Legal practices

Published on 21 January 2019

In this chapter of our Annual Insurance Review 2019, we look at the main developments in 2018 and expected issues in 2019 for legal practices.

Key developments in 2018

The combined Dreamvar and P&P appeal judgment has been widely analysed. While the decision makes clear that when a fraudster pretends to sell a property the solicitors for both the innocent buyer and the fraudulent seller are liable, we have yet to see how the apportionment/contribution arguments between those solicitors will play out.

Further, neither the judgment nor the associated commentary addresses the liability of a fraudulent seller’s solicitor to a lender, where the lender’s mortgage funds are paid away to the fraudster.

Although a lender may bring a claim against a seller’s solicitor in such circumstances, the relevant authorities have not been considered post-Dreamvar and, due to the fact-sensitive nature of these claims, significant potential exists for those authorities to be distinguished.

The vexed issue of reliance, which featured prominently in Dreamvar and P&P, will be of paramount importance in relation to breach of warranty of authority and breach of undertaking allegations in this context. Similarly, liability for breach of trust in these circumstances is not clear-cut.

In Dreamvar, the court took the view that the solicitors were insured and, as such, were better placed to sustain the loss. Where the claimant is a financial institution, not a small (and uninsured) company, we consider that the seller’s solicitors will be in a significantly better position to make a claim for section 61 relief from breach of trust, if they are found liable on that basis, provided they have acted competently.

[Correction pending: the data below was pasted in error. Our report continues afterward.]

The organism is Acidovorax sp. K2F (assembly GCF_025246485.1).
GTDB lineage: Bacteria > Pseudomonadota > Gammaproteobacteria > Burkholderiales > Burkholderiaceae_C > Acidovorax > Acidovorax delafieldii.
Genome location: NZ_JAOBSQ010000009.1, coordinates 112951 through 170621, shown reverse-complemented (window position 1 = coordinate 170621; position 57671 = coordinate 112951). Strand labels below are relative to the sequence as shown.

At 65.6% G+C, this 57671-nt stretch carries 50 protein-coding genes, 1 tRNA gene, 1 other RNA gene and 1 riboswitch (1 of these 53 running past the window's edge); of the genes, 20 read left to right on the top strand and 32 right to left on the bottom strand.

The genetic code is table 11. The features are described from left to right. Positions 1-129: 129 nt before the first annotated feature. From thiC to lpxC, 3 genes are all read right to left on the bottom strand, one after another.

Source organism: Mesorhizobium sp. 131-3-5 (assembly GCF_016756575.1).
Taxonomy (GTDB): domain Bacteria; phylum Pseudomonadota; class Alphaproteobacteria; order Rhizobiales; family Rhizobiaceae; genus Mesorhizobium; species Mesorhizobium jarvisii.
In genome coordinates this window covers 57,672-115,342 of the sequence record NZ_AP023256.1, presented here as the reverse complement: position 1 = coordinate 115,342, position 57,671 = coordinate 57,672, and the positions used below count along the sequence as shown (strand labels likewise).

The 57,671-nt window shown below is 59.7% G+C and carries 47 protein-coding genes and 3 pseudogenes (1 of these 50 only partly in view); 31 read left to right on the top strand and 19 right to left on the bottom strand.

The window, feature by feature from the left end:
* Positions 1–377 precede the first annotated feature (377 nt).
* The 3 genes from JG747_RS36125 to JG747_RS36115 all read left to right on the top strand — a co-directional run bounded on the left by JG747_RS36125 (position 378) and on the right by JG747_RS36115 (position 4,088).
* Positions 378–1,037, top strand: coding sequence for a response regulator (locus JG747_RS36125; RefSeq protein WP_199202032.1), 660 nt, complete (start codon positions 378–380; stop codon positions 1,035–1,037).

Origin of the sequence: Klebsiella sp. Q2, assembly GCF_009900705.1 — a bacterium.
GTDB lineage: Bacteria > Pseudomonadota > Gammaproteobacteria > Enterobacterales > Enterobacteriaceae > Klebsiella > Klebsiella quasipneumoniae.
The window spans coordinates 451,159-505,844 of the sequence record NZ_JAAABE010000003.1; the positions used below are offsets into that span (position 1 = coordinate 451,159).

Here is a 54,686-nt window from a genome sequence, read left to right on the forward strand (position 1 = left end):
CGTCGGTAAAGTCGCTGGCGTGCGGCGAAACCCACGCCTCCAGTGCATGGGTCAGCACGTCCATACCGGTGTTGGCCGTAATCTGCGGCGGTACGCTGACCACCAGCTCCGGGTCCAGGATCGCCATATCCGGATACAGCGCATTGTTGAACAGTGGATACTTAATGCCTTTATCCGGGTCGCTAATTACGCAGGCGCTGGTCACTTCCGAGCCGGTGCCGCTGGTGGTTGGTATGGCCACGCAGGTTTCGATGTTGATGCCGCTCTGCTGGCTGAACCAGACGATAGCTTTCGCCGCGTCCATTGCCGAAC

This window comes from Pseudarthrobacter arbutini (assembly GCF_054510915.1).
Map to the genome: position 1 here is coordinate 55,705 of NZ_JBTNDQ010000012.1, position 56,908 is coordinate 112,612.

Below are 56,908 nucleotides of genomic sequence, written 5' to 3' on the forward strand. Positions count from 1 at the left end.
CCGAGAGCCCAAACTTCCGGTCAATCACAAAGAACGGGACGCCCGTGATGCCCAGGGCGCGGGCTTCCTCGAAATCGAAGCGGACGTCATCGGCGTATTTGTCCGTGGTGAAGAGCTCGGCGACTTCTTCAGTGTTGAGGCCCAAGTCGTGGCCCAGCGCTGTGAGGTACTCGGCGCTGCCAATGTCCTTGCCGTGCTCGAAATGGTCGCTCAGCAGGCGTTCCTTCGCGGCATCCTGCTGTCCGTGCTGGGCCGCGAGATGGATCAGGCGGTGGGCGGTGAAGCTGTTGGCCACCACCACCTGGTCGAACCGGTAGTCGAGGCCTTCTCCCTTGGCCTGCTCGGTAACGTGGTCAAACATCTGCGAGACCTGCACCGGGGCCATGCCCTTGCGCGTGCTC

It also remains to be seen if any changes will be made to the mechanics of conveyancing and/or solicitors’ professional indemnity insurance to resolve the issues highlighted by these cases.

What to look out for in 2019

The year looks set to bring a host of changes in the regulation of legal services.

In addition to introducing the new minimum terms and conditions (MTC), the Solicitors Regulation Authority (SRA) is set to publish a new code of conduct. The new code includes an obligation on the solicitor to “put matters right” if the client suffers loss or harm – a requirement that will undoubtedly be wielded against solicitors by unsatisfied clients without hesitation. The new code also contains an obligation to notify the client that they may have a claim against the firm, which is likely to be of concern to insurers.

Separately, and notwithstanding strong objections from the Law Society, the Legal Services Board has approved the SRA’s plans to introduce revolutionary new rules that will allow in-house legal teams to provide legal advice to members of the public without the need for the employer to be regulated by the SRA or to hold MTC-compliant professional indemnity insurance.

Although certain reserved legal activities (including probate, conveyancing and conducting litigation) are excluded, the changes will weaken the distinction between in-house and private legal practice. They will also offer an opportunity for in-house legal teams to compete with so-called “Big Law” by adopting a new (more profitable?) business model, to enable them to sell specialist advice to other companies and individuals.

The new regime is expected to be introduced in April or May 2019. We expect significant interest from insurers looking to insure these unregulated firms on a non-MTC basis.

Authored by Sam Kneebone.

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